The duo partnership of Yehudi Menuhin and Benjamin
Britten was regularly renewed over the years, having started at the
end of the Second World War when they made a famous tour of the liberated
concentration camps. They never made commercial recordings together,
which makes this BBC Legends issue all the more interesting.
The performances come from the Aldeburgh Festivals
of 1957 and 1959, and therefore come into the 'historical' category.
They sound quite well, although the levels of background hiss require
a little tolerance. Also these are live performances, and there are
occasional unwanted contributions from the audiences.
The performances have all the benefits and drawbacks
of live occasions. In particular Menuhin is prone to the occasional
roughness of tone, but this is not enough to mar the intensity and sweep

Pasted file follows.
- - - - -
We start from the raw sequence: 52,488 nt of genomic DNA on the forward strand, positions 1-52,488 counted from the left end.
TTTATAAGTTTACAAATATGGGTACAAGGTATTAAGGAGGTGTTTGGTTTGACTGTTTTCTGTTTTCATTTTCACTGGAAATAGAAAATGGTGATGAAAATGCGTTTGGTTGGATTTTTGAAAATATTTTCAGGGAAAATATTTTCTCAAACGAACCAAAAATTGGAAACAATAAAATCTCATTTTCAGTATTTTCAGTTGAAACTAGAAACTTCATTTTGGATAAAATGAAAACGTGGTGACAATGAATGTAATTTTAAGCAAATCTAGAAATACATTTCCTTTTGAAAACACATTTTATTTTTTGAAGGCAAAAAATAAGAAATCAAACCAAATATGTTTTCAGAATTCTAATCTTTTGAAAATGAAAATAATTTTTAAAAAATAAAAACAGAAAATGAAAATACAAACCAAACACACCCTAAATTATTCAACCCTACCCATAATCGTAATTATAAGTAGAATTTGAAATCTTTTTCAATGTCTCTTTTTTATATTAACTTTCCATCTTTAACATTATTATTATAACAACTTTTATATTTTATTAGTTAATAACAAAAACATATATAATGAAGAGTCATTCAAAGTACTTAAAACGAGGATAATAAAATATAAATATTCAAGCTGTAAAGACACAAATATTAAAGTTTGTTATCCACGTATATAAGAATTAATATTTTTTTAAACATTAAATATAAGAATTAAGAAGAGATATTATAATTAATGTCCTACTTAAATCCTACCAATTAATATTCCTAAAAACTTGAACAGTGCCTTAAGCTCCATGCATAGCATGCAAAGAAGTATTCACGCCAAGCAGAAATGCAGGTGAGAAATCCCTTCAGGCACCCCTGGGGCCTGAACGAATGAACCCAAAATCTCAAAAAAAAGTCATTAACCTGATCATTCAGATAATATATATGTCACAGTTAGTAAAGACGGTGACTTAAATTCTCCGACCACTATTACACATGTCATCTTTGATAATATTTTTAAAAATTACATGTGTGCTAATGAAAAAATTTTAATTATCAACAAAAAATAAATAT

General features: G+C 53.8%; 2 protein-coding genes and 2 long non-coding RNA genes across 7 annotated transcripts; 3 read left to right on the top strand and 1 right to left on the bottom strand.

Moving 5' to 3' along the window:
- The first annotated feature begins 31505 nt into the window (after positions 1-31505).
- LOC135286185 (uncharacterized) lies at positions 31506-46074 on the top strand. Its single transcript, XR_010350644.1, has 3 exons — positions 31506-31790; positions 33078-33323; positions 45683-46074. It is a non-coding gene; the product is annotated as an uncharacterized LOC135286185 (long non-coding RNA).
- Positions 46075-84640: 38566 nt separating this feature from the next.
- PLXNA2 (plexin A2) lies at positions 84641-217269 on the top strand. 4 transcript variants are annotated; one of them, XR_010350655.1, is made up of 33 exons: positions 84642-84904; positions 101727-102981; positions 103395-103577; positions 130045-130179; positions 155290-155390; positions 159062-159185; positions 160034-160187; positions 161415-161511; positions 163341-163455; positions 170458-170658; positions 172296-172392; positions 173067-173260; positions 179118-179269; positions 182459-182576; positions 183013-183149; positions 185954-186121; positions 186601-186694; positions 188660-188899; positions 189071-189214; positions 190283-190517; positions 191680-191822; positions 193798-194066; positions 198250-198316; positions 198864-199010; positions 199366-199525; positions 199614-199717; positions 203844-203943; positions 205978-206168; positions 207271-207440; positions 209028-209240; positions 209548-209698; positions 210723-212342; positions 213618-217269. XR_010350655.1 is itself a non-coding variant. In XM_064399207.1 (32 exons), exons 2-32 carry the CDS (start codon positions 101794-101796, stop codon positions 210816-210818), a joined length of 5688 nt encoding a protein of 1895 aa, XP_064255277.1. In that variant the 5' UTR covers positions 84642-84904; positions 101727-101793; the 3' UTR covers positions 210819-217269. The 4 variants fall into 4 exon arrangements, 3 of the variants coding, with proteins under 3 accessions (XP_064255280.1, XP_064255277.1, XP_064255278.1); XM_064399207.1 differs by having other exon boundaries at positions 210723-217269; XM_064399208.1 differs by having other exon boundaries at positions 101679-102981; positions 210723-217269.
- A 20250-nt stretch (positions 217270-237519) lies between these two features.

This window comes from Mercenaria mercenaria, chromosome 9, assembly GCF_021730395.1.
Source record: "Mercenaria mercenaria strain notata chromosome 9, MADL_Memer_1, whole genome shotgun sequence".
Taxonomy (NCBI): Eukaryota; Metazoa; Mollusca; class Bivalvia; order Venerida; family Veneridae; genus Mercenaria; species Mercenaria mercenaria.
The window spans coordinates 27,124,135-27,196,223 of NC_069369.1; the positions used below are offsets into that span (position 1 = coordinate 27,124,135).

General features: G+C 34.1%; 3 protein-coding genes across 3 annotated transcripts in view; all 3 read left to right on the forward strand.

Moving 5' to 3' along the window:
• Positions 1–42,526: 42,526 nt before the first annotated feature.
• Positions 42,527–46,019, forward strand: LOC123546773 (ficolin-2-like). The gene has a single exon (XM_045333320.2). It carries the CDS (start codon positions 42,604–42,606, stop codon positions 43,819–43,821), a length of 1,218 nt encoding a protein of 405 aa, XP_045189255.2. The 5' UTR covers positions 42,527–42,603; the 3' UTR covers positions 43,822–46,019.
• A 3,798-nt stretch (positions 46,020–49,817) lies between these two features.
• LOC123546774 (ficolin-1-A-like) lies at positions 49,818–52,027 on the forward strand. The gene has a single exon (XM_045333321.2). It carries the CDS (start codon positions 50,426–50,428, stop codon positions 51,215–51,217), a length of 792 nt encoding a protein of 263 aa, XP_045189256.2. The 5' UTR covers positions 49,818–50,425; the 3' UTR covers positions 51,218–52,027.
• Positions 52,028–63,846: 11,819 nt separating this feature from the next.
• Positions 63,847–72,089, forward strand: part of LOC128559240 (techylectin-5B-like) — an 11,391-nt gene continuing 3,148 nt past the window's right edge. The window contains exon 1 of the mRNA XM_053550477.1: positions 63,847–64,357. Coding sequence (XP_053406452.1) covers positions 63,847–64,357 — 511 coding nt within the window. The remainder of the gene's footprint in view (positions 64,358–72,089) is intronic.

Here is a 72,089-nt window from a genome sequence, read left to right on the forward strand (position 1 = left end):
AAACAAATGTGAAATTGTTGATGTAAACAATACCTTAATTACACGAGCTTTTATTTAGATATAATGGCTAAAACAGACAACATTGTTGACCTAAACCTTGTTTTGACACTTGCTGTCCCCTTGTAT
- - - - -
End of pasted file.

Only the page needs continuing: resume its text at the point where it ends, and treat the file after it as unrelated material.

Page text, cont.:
of the interpretations. Two of the pieces featured are undoubted masterpieces,
while the other two are interesting byways. Haydn's Sonata comes into
the latter category, a slight piece in two movements which is not without
its charms. While Tully Potter's insert notes are full of interesting
information relating the artists to the music, it is unfortunate that
they do not inform us of the provenance of this little known Haydn sonata.
The Schubert Sonata is admirably lyrical, and sustains
its extensive time-scale, while the Fantasy is another glorious outpouring
from the composer's final phase (when he was still a young man, of course).
The real challenge in this piece lies in the lengthy theme and variations
movement, which is some twelve minutes long, and Menuhin and Britten
sustain it superbly.
The Debussy Sonata gets off to a messy start - perhaps
the editors ought to revisit it - but thereafter the balance of the
ensemble allows details to emerge at every turn. For this is a really
interesting release featuring two of the 20th century's greatest musicians.